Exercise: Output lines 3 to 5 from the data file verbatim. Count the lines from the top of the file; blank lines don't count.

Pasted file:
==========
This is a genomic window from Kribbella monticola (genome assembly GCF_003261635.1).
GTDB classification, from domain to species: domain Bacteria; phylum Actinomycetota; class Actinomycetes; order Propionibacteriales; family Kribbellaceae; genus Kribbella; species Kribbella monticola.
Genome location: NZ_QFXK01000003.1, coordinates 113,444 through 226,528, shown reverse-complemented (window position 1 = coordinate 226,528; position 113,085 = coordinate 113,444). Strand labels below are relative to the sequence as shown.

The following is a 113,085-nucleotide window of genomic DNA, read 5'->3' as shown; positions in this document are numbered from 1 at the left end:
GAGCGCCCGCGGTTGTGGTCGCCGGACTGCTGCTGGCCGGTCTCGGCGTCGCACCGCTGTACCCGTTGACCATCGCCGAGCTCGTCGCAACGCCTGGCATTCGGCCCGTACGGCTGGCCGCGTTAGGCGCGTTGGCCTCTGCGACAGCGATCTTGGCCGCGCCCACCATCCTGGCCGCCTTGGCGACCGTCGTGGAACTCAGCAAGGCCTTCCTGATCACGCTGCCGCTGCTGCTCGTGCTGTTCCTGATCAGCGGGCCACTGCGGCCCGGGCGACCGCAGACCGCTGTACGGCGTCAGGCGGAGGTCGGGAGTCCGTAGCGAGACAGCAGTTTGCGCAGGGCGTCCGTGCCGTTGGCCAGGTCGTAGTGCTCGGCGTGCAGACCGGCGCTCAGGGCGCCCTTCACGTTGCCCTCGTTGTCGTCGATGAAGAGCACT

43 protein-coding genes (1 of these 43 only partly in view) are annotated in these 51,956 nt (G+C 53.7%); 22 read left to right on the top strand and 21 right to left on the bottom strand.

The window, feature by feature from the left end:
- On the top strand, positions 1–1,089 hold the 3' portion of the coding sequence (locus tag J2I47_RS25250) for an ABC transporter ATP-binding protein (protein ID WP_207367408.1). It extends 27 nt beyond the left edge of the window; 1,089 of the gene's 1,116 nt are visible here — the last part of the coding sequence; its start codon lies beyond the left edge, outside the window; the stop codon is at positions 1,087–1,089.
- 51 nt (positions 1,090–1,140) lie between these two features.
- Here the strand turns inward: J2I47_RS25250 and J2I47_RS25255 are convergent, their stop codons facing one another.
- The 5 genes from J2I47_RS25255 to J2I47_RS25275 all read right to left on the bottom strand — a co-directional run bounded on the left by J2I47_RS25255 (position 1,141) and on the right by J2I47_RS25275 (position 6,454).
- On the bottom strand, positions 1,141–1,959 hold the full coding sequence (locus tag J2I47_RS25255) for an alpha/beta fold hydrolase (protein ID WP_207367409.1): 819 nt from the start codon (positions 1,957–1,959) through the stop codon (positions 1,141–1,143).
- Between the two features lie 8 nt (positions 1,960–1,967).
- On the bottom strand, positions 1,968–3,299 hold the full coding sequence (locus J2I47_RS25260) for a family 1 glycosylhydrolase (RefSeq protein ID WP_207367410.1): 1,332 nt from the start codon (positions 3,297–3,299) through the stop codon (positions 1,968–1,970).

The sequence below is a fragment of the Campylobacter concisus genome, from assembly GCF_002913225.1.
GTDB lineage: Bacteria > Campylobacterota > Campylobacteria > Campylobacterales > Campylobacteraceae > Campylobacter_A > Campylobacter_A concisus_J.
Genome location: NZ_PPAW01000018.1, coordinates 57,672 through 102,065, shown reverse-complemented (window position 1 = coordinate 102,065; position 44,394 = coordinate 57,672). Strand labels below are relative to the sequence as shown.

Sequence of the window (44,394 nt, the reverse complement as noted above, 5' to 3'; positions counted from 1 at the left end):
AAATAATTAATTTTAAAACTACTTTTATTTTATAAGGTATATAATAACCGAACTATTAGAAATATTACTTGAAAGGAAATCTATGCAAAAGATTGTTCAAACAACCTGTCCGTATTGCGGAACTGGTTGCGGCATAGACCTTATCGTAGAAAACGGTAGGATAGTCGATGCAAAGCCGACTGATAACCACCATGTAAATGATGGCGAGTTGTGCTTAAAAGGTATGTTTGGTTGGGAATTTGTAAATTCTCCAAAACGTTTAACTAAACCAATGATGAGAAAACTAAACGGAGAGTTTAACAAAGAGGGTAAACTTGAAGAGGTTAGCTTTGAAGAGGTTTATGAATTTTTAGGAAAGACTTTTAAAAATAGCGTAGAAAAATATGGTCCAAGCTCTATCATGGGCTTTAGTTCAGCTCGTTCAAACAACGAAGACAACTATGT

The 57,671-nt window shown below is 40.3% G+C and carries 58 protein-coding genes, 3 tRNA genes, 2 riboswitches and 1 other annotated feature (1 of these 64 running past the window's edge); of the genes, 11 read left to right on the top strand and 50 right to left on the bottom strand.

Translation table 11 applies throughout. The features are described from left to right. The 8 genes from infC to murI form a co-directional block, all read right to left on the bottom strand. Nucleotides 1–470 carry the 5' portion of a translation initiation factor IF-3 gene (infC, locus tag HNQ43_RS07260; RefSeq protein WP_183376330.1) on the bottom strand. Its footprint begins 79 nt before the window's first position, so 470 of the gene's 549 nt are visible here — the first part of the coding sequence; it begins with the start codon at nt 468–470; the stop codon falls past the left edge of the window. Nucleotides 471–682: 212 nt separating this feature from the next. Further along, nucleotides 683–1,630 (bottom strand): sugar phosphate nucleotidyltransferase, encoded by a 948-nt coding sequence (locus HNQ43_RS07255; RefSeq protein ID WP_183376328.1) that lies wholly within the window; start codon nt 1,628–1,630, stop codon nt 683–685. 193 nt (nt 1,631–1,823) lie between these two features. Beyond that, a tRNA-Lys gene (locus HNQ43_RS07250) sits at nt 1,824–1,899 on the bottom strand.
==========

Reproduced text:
Genome location: NZ_QFXK01000003.1, coordinates 113,444 through 226,528, shown reverse-complemented (window position 1 = coordinate 226,528; position 113,085 = coordinate 113,444). Strand labels below are relative to the sequence as shown.

The following is a 113,085-nucleotide window of genomic DNA, read 5'->3' as shown; positions in this document are numbered from 1 at the left end:
GAGCGCCCGCGGTTGTGGTCGCCGGACTGCTGCTGGCCGGTCTCGGCGTCGCACCGCTGTACCCGTTGACCATCGCCGAGCTCGTCGCAACGCCTGGCATTCGGCCCGTACGGCTGGCCGCGTTAGGCGCGTTGGCCTCTGCGACAGCGATCTTGGCCGCGCCCACCATCCTGGCCGCCTTGGCGACCGTCGTGGAACTCAGCAAGGCCTTCCTGATCACGCTGCCGCTGCTGCTCGTGCTGTTCCTGATCAGCGGGCCACTGCGGCCCGGGCGACCGCAGACCGCTGTACGGCGTCAGGCGGAGGTCGGGAGTCCGTAGCGAGACAGCAGTTTGCGCAGGGCGTCCGTGCCGTTGGCCAGGTCGTAGTGCTCGGCGTGCAGACCGGCGCTCAGGGCGCCCTTCACGTTGCCCTCGTTGTCGTCGATGAAGAGCACT